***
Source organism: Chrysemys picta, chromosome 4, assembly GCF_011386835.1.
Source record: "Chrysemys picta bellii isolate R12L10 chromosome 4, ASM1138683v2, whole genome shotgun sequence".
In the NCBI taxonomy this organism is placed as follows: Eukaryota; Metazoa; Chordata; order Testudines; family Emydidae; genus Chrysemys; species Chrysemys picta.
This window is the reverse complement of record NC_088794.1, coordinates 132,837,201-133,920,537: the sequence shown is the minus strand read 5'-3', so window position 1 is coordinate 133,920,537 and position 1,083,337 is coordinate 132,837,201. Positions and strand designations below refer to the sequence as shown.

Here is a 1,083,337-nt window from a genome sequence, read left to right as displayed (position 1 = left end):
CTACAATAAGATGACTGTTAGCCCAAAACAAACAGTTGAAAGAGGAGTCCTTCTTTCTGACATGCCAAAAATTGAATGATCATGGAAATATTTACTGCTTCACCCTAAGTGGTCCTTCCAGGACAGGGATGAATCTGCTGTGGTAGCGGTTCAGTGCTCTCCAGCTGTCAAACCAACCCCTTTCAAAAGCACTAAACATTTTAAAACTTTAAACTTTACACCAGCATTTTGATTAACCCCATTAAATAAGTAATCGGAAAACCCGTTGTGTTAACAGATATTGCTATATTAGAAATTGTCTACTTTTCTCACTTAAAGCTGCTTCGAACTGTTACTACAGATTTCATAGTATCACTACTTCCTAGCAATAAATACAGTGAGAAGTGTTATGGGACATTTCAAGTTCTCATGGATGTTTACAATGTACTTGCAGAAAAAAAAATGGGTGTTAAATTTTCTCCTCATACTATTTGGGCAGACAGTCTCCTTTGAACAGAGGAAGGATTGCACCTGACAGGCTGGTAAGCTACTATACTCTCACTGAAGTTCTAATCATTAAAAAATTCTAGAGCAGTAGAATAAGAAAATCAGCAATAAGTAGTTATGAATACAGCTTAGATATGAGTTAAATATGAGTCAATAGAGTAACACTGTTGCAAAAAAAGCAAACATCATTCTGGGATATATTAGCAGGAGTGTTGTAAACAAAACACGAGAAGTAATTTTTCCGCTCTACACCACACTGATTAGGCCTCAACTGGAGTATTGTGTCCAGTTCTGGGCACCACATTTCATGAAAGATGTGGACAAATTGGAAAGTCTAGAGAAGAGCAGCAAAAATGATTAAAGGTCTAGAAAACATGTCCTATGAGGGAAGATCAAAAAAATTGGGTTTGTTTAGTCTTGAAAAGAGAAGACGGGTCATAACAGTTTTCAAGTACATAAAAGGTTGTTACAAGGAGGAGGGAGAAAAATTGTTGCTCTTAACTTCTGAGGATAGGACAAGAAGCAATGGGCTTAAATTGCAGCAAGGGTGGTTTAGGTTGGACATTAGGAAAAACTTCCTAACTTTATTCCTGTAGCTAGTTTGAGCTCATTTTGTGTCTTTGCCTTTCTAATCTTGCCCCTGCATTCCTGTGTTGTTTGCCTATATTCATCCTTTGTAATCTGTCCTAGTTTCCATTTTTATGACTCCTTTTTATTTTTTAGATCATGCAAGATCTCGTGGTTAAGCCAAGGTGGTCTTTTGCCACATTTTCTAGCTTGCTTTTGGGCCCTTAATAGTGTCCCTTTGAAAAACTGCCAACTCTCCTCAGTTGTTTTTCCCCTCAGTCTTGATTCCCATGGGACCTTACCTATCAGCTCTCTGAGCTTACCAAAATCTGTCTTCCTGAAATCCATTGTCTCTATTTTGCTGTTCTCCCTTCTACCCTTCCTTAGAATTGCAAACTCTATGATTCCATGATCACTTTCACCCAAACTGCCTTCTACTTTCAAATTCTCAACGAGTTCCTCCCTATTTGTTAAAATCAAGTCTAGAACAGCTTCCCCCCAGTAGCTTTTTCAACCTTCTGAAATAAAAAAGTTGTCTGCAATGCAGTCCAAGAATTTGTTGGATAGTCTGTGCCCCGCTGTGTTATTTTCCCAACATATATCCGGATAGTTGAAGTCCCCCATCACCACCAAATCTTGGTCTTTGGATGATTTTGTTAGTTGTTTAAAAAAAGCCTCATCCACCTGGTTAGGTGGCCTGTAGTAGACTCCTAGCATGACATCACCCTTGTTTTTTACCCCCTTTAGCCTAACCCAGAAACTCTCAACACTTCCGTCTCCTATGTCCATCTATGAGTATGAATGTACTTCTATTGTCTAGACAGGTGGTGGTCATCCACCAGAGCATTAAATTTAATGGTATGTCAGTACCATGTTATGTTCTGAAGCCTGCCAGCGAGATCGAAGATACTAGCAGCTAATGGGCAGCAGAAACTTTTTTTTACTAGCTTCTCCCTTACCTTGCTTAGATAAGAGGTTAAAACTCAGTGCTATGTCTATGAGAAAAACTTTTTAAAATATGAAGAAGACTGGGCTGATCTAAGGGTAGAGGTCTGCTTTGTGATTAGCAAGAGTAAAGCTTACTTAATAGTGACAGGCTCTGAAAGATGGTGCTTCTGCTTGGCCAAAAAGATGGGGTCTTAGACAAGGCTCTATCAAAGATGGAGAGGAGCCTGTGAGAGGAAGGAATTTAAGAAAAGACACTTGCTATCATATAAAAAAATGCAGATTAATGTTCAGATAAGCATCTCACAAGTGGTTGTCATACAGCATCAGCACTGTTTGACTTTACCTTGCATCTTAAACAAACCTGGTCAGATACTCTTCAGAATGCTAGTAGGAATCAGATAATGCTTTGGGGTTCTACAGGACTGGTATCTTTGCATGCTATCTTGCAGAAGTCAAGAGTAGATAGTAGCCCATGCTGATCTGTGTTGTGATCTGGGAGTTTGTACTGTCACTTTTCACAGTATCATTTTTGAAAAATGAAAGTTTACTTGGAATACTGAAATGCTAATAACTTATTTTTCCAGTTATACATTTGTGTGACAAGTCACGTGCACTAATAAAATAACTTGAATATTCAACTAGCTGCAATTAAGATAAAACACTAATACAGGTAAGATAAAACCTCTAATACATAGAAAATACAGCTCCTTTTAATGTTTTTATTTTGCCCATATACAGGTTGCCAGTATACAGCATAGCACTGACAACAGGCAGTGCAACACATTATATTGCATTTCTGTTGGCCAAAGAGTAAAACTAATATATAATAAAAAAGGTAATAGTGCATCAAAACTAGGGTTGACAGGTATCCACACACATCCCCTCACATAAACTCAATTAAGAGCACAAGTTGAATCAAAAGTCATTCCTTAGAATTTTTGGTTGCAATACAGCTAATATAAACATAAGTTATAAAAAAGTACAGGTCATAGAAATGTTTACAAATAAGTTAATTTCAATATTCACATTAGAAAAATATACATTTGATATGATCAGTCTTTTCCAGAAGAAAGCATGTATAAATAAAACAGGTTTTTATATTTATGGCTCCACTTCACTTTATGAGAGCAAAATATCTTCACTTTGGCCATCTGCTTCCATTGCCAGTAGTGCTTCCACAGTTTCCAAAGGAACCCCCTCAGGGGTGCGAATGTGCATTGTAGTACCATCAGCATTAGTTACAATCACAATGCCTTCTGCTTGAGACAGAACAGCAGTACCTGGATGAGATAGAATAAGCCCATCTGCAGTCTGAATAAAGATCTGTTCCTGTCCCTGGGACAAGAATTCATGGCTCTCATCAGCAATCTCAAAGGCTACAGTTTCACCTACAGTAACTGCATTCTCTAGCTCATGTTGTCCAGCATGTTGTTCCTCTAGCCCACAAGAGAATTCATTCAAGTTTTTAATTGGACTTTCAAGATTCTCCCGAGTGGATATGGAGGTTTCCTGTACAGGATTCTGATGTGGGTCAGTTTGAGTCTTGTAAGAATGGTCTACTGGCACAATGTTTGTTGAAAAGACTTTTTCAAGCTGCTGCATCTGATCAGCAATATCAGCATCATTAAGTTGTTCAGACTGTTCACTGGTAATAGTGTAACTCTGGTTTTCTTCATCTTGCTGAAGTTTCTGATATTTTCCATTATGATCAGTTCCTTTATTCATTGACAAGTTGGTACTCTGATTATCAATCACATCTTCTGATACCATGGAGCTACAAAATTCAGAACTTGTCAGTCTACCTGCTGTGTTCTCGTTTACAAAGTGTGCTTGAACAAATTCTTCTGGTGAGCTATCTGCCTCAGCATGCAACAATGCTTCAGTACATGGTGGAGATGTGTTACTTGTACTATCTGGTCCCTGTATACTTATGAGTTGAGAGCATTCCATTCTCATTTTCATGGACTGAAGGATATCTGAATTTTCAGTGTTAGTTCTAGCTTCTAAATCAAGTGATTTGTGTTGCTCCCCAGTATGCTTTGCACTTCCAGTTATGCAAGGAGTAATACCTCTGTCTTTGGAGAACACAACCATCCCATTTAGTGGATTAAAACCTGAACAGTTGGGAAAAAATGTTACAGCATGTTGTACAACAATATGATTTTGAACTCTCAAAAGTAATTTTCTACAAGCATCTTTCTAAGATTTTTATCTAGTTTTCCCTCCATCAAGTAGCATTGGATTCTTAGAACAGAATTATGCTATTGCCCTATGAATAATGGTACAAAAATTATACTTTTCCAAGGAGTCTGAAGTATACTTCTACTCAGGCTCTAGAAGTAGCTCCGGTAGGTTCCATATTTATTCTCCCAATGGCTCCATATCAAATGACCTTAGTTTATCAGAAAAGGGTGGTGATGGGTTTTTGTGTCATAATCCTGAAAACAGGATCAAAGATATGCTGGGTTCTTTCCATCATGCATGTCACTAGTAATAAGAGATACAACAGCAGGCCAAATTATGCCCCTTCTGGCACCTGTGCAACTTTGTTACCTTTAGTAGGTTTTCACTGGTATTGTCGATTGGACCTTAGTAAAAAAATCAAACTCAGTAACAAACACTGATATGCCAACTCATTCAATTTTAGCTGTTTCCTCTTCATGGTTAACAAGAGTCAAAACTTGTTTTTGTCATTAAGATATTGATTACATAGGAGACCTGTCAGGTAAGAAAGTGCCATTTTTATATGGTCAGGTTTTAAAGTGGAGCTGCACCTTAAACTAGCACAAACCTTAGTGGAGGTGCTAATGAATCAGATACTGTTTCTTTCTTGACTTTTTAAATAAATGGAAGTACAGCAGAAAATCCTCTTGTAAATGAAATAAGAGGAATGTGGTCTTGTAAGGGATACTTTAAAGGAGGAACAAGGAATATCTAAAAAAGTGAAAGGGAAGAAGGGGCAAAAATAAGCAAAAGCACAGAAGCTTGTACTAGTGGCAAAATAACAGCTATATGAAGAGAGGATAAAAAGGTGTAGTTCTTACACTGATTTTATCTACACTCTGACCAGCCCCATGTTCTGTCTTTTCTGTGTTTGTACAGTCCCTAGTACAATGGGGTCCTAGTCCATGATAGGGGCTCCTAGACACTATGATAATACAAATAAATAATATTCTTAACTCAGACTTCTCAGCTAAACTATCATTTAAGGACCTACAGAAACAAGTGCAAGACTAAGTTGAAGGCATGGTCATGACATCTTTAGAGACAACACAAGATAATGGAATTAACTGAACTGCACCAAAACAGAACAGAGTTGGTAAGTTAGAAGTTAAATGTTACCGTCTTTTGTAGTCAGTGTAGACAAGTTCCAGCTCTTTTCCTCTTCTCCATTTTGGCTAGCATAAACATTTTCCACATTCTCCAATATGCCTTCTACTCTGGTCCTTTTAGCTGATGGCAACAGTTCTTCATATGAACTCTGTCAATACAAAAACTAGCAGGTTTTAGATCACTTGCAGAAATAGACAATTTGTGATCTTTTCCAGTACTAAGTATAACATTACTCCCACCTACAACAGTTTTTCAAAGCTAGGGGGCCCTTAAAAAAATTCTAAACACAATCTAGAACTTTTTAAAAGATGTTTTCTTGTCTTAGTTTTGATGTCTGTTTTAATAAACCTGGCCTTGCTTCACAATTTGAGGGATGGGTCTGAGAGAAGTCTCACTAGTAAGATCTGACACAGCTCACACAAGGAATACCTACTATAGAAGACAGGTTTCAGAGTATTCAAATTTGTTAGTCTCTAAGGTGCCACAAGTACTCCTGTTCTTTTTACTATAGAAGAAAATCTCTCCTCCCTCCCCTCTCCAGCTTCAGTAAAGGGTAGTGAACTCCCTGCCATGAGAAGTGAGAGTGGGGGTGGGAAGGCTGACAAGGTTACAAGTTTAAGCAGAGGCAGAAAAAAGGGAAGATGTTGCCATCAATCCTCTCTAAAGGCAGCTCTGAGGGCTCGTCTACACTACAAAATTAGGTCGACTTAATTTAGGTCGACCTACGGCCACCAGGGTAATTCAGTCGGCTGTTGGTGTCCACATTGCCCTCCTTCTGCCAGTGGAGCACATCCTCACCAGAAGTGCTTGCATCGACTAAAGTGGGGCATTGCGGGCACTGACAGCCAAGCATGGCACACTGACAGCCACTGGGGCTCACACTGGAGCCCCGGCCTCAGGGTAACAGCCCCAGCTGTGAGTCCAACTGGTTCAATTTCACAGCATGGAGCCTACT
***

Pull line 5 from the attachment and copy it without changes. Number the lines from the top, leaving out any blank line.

Here is a 1,083,337-nt window from a genome sequence, read left to right as displayed (position 1 = left end):